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In my last post, we explored embracing the seemingly contradictory aspects of ourselves, a strategy known as “dialectics” that is the foundation for dialectical behavioral therapy. Working with dialectics can often feel like we’re tapping into a tug-of-war, or like we’re “ping-ponging” between feelings that don’t seem to go together. This might mean struggling over being strong but needing to ask for help, or being in a relationship but still feeling lonely.


Though this work is not easy, accepting our paradoxes can lead to a greater sense of harmony and inner peace. I have seen through my own experience and that of my clients that taking a dialectical approach to our mental health can improve the way we relate to our inner worlds as well as the challenges we face in our outer worlds.


On my own journey with dialectical thinking, I keep a few practices close to my heart that help ground me in all of the confusion that comes with, well, being human! Feel free to try these out if they serve you.


Connect with your wise mind. Though this part of us is sometimes hard to access, our wise mind always knows there is more than just one side to whatever challenge we’re facing. When I start to doubt my own values or belonging, I check in with the wisest, most honest part of me by focusing on my breath. You can try breathing in with the word “wise” in your thoughts, then breathing out with the word “mind.” Do this several times, and see if you can slowly descend into that quiet, centered inside place. As you feel more centered, you might even ask your wise mind a question that addresses a challenge you’re facing. When I was feeling apprehensive about my new living situation, for example, I asked my wise mind, “Do I belong in Ubud?” With practice, it becomes easier to discern what our own inner knowing is telling us.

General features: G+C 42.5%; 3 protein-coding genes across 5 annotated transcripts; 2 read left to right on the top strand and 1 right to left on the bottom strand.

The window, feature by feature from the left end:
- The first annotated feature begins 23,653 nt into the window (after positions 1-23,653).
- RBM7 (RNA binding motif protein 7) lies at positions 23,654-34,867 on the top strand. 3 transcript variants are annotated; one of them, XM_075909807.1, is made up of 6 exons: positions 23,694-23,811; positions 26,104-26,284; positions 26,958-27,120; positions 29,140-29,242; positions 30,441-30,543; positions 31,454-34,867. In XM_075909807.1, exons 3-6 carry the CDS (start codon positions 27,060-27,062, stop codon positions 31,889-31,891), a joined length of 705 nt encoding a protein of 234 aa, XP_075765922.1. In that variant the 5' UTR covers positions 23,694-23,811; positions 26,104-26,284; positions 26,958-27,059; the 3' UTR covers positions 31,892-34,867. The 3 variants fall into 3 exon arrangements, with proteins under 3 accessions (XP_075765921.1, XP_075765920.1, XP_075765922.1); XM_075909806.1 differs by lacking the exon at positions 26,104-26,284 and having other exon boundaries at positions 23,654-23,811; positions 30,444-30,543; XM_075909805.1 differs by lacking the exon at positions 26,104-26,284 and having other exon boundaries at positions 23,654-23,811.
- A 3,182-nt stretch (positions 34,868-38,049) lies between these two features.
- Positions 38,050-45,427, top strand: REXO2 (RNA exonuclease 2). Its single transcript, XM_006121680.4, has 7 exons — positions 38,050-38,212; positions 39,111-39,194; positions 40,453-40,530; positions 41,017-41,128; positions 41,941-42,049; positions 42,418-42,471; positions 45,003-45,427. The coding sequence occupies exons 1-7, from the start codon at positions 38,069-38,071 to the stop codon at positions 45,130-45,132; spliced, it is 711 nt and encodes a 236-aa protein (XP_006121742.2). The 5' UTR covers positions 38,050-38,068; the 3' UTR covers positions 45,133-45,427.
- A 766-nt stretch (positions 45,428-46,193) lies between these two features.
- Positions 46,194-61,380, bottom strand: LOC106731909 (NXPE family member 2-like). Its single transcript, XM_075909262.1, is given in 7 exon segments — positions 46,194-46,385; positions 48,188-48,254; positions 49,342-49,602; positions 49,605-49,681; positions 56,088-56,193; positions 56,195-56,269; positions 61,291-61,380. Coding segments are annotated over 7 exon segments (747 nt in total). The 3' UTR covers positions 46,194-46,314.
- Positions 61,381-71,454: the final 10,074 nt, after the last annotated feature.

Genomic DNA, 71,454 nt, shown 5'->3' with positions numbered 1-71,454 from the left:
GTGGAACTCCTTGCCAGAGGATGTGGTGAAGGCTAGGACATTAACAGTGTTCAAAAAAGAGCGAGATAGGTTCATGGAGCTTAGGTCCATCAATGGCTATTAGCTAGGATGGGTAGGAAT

Choose opposite action. Try to name the emotion that you are feeling most strongly, and what urge is tied to that emotion.  If the emotion and urge doesn’t serve your highest good, wholeheartedly take the opposite action of your urge. This could mean assuming a proud posture if what you’re feeling makes you want to curl up and get small, for example, or talking openly about something that makes you feel shameful.


Develop a Teflon mind for criticisms. We sometimes face judgement and criticism from others for the contradictions we embody. One of my favorite things to do is imagine those criticisms slipping off me like a nonstick Teflon pan, which helps me not take them personally. Usually, comments from others are simply a projection of their own challenges.

Practice radical acceptance. Learning to trust ourselves takes time, patience, life experience, and a lot of trial and error. Many of us try on different identities, and you might be struggling to know who the “real you” is. Try to be patient with yourself. By radically accepting the confusion and uncertainty that comes with being human, we get a little bit better at listening to our intuition and going our own way. Radical acceptance of this oftentimes arduous journey looks like saying “yes” with body, mind, and spirit to the process—even when it feels frustrating. The paradoxes and contradictions inside of you make you the uniquely fabulous, one-of-a-kind, perfectly imperfect human that you are.

Megan Gewitz Psychotherapy